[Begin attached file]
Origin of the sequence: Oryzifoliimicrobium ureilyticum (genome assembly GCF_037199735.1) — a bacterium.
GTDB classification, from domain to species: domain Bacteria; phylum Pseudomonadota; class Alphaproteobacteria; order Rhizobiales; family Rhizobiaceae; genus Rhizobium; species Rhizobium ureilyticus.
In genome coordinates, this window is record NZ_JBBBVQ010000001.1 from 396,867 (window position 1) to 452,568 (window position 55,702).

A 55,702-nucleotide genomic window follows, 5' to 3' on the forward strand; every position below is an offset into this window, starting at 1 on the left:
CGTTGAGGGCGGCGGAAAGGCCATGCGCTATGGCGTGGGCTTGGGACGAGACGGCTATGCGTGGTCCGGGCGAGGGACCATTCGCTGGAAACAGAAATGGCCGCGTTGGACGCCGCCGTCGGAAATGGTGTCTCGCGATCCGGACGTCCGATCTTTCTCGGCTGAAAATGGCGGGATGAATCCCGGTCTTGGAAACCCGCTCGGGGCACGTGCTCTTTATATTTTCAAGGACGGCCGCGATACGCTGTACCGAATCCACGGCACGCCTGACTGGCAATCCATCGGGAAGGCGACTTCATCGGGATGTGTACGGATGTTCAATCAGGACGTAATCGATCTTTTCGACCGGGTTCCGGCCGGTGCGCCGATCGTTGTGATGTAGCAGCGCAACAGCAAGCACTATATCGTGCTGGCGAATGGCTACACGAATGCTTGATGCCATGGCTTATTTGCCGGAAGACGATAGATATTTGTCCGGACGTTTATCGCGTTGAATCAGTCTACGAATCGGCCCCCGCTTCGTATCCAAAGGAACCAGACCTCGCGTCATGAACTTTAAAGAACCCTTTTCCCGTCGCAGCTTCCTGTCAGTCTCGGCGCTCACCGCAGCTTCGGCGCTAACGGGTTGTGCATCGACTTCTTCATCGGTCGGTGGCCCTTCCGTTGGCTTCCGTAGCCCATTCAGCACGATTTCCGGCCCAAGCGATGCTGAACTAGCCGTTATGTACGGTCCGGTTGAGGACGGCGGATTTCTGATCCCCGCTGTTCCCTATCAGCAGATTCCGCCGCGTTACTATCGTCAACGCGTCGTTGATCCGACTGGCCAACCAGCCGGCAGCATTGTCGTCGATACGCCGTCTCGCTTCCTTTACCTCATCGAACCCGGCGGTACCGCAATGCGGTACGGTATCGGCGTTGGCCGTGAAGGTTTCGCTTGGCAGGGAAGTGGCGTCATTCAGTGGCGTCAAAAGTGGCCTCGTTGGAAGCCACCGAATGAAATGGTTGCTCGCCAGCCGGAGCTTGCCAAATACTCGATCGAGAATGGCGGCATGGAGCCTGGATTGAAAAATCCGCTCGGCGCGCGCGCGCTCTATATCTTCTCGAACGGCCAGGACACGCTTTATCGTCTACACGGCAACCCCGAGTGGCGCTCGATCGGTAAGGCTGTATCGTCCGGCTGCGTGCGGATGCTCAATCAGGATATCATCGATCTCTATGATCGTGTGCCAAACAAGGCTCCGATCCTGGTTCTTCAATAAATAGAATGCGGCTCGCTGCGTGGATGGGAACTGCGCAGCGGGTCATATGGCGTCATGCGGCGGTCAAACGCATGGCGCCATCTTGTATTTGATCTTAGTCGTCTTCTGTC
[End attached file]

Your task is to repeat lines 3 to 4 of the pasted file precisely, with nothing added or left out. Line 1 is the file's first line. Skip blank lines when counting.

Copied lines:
In genome coordinates, this window is record NZ_JBBBVQ010000001.1 from 396,867 (window position 1) to 452,568 (window position 55,702).

A 55,702-nucleotide genomic window follows, 5' to 3' on the forward strand; every position below is an offset into this window, starting at 1 on the left: